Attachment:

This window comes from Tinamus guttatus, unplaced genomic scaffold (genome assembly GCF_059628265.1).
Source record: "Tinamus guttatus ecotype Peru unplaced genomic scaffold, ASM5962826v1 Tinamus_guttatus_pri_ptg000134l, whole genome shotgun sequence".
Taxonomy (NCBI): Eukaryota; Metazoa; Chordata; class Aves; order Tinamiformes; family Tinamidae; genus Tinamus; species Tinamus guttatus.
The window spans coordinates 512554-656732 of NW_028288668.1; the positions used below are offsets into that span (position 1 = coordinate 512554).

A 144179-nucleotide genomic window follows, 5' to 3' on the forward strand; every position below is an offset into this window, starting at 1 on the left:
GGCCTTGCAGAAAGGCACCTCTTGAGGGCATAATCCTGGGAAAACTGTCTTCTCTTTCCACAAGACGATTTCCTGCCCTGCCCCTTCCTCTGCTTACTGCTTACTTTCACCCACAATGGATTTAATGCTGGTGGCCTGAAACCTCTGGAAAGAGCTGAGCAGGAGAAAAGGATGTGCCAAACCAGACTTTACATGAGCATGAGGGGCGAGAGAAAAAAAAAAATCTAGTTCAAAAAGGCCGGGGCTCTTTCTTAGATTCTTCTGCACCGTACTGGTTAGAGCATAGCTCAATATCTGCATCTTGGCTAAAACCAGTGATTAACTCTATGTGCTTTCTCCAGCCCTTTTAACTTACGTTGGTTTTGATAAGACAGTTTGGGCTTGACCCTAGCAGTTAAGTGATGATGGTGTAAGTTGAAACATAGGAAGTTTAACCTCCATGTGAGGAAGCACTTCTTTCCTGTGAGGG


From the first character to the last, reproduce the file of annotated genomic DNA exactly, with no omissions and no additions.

This window comes from Tinamus guttatus, unplaced genomic scaffold (genome assembly GCF_059628265.1).
Source record: "Tinamus guttatus ecotype Peru unplaced genomic scaffold, ASM5962826v1 Tinamus_guttatus_pri_ptg000134l, whole genome shotgun sequence".
Taxonomy (NCBI): Eukaryota; Metazoa; Chordata; class Aves; order Tinamiformes; family Tinamidae; genus Tinamus; species Tinamus guttatus.
The window spans coordinates 512554-656732 of NW_028288668.1; the positions used below are offsets into that span (position 1 = coordinate 512554).

A 144179-nucleotide genomic window follows, 5' to 3' on the forward strand; every position below is an offset into this window, starting at 1 on the left:
GGCCTTGCAGAAAGGCACCTCTTGAGGGCATAATCCTGGGAAAACTGTCTTCTCTTTCCACAAGACGATTTCCTGCCCTGCCCCTTCCTCTGCTTACTGCTTACTTTCACCCACAATGGATTTAATGCTGGTGGCCTGAAACCTCTGGAAAGAGCTGAGCAGGAGAAAAGGATGTGCCAAACCAGACTTTACATGAGCATGAGGGGCGAGAGAAAAAAAAAAATCTAGTTCAAAAAGGCCGGGGCTCTTTCTTAGATTCTTCTGCACCGTACTGGTTAGAGCATAGCTCAATATCTGCATCTTGGCTAAAACCAGTGATTAACTCTATGTGCTTTCTCCAGCCCTTTTAACTTACGTTGGTTTTGATAAGACAGTTTGGGCTTGACCCTAGCAGTTAAGTGATGATGGTGTAAGTTGAAACATAGGAAGTTTAACCTCCATGTGAGGAAGCACTTCTTTCCTGTGAGGG